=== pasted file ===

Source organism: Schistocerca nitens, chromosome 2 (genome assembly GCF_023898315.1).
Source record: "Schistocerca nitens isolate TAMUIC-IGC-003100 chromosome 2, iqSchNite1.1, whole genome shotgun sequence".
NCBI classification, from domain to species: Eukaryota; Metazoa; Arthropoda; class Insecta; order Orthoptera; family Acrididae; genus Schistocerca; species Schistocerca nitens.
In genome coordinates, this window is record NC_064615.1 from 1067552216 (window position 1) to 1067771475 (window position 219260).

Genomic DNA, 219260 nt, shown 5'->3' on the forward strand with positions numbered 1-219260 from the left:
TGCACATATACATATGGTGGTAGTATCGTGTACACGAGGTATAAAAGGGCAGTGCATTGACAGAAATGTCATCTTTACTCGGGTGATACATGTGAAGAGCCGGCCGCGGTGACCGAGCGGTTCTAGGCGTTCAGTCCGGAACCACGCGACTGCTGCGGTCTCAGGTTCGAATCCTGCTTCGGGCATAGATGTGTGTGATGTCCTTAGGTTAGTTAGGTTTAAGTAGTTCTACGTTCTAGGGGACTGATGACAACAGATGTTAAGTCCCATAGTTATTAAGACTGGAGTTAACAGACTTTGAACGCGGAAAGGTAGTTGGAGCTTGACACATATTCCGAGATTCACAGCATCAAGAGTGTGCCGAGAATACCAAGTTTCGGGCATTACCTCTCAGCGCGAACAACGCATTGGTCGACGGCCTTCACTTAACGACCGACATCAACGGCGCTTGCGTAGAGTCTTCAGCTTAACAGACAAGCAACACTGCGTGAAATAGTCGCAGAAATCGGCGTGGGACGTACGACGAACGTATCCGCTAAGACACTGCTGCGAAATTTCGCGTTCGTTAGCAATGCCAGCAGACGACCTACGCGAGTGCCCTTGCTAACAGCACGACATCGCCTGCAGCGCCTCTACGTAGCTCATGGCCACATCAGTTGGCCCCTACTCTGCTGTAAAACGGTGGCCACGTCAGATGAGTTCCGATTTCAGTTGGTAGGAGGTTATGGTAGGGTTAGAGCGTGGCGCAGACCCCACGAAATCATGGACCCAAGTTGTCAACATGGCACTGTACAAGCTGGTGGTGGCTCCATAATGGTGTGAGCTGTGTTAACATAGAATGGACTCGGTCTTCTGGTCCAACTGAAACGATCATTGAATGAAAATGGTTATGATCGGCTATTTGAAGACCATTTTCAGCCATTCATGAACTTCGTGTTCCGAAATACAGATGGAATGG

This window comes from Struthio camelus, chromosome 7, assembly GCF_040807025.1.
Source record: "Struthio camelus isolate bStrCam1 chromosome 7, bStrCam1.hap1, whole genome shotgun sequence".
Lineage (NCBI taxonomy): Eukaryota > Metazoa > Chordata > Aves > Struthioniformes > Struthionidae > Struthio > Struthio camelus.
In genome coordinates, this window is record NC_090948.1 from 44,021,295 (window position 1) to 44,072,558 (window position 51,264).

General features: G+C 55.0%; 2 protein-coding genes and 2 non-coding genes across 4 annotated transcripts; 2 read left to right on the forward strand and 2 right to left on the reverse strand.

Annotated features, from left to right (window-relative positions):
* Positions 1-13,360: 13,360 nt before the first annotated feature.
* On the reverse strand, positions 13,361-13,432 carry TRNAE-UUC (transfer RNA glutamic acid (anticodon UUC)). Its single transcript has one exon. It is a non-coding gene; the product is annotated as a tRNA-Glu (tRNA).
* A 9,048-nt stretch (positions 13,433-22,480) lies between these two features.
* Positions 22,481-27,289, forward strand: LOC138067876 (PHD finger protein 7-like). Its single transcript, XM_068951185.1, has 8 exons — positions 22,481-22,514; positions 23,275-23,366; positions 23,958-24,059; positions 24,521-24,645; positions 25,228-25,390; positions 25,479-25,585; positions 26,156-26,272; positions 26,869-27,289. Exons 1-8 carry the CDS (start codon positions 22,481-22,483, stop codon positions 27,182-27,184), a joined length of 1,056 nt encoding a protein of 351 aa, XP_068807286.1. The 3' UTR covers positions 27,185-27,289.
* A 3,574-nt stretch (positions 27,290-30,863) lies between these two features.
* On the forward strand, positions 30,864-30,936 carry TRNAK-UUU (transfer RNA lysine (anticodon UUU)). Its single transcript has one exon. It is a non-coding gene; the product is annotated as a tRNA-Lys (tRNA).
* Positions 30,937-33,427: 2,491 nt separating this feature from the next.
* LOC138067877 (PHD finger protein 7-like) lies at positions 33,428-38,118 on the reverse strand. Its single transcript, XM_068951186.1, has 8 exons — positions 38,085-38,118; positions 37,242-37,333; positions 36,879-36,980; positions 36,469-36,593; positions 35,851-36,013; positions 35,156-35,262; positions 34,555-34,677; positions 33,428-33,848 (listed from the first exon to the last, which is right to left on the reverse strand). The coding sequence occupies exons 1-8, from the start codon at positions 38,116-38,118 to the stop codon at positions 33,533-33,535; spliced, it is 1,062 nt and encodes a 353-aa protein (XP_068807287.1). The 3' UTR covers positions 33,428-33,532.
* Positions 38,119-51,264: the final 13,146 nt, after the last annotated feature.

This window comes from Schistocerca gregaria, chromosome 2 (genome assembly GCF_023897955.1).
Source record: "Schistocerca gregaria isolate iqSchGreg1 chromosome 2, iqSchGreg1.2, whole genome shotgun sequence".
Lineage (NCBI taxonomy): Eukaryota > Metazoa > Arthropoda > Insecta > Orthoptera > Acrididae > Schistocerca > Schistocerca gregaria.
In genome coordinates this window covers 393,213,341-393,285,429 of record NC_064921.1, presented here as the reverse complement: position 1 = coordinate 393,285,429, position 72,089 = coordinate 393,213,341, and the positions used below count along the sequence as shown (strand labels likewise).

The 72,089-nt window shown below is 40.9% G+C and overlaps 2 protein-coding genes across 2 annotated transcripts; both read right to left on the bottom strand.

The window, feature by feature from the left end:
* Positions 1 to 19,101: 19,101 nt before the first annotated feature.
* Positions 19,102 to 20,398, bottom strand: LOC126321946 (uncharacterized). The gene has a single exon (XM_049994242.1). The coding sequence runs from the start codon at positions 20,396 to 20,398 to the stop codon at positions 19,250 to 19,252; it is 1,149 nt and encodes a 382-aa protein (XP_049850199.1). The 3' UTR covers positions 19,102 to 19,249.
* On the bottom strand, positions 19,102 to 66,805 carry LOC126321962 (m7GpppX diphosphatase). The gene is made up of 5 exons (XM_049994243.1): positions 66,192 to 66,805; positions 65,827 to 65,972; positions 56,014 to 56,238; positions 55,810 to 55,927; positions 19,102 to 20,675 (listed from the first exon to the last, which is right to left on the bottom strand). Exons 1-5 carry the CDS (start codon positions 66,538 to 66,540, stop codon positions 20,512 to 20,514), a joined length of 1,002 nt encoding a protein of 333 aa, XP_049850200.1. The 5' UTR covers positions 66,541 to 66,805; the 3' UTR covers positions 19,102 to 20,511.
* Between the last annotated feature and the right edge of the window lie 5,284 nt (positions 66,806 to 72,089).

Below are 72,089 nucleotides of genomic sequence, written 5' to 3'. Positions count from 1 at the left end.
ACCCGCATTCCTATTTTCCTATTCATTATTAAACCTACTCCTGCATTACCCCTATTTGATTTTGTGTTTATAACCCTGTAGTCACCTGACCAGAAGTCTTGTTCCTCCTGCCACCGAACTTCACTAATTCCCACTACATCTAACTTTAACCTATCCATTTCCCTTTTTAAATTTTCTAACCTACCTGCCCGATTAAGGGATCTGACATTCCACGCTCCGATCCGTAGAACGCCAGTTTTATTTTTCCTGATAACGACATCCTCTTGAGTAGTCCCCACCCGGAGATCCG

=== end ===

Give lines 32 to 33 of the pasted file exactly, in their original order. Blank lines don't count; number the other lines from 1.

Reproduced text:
Below are 72,089 nucleotides of genomic sequence, written 5' to 3'. Positions count from 1 at the left end.
ACCCGCATTCCTATTTTCCTATTCATTATTAAACCTACTCCTGCATTACCCCTATTTGATTTTGTGTTTATAACCCTGTAGTCACCTGACCAGAAGTCTTGTTCCTCCTGCCACCGAACTTCACTAATTCCCACTACATCTAACTTTAACCTATCCATTTCCCTTTTTAAATTTTCTAACCTACCTGCCCGATTAAGGGATCTGACATTCCACGCTCCGATCCGTAGAACGCCAGTTTTATTTTTCCTGATAACGACATCCTCTTGAGTAGTCCCCACCCGGAGATCCG